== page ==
He overdid the dates a bit. Canon had been whipping Nikon sensors every which way for a while there.

Quote
and in which ways is the D800 CLEARLY the better camera?  AF?  nope.  high ISO?  nope.  DR?  slightly.  HDR? Silent Shooting?  Movie? Ergonomics? Battery? DR Past ISO 800? nope nope nope nope nope nope...

If you call three stops better slightly then you can't say Canon sensors EVER were noticeable better than Nikon. You can't have it both ways.

D800 DR is slightly better a stop or two beyond ISO800.

It clearly can capture more total detail for equally framed objects and pull in more detail when reach limited.

It most likely has better metering, has built in flash and built-in intervalometer.

But the nikon video has lots of color moire and it can't do 6fps in FF mode (the fact it can do 6fps in DX and 5fps in 1.2x crop save it though and still allow it to be a bit of an all around camera, if they hadn't put in those modes, then thre would be a huge difference there with the 5D3 being vastly better for action). Of course once the D800 does 6fps it no longer costs less than the 5D3.
« Last Edit: May 03, 2012, 11:49:06 PM by LetTheRightLensIn »

LetTheRightLensIn

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Re: D800 v. 5D3 threads: What should Canon's takeaway be?
« Reply #134 on: May 03, 2012, 11:46:49 PM »
Fundamentally... new gear is only important when it's holding your vision back but also new equipment brings about new opportunities. Spotting and taking advantage of those opportunities can give you a business boost. Or it can give you nothing.

Very well said :) The gear vs. technique debate is a touchy subject indeed. The "it's not about equipment, it's all about technique" remark is thrown around so often that it's become cliche. I dislike blanket statements and generalizations, but while there's some truth to that old cliche, I don't agree with it entirely.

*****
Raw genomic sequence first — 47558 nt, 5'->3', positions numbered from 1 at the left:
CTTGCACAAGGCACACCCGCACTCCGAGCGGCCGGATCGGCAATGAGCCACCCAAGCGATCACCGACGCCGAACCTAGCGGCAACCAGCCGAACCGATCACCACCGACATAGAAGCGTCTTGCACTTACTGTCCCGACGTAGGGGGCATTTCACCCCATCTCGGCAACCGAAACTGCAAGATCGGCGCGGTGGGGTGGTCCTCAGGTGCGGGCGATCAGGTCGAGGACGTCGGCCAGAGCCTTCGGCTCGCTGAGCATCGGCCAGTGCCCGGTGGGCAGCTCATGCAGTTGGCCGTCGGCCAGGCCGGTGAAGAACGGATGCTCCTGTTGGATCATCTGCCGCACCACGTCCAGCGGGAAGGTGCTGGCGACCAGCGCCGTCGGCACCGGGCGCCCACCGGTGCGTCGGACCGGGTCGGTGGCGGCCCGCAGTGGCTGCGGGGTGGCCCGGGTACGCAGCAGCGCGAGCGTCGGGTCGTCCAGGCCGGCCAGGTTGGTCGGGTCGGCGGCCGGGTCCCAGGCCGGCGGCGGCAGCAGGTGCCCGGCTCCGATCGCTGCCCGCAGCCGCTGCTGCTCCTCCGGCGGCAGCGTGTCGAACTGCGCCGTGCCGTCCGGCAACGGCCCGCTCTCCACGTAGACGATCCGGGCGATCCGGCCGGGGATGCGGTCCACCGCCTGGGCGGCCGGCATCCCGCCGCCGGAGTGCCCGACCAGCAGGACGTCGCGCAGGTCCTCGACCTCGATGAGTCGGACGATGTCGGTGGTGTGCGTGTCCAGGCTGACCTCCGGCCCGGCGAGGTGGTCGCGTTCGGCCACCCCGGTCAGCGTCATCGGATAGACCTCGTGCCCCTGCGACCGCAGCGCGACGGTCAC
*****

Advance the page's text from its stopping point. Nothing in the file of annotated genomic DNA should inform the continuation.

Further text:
IMHO, at the beginner level, it's 99% technique and 1% equipment. An experienced pro with a point-and-shoot will easily produce better images than the typical soccer mom with a Rebel. At the pro level, it's still mostly about technique, but I'd say that equipment becomes more important, since those that lack basic photography skills have already been weeded out. It's tough to put a number on it. For pros, perhaps its 90% technique and 10% equipment, or 80% technique and 20% equipment, but any working photog with any dignity will strive to push the envelope and eventually hit the limits of their equipment. These days, the limits of equipment are extremely high, but it doesn't mean they don't exist.

I'm not much of a NBA fan, but I've noticed photogs are now rigging cameras up behind the backboard, and triggering them remotely to create a unique perspective as players battle up near the rim. How on earth would this be possible without today's technology? Now sports shooters can cover a game from multiple angles simultaneously without cloning themselves :)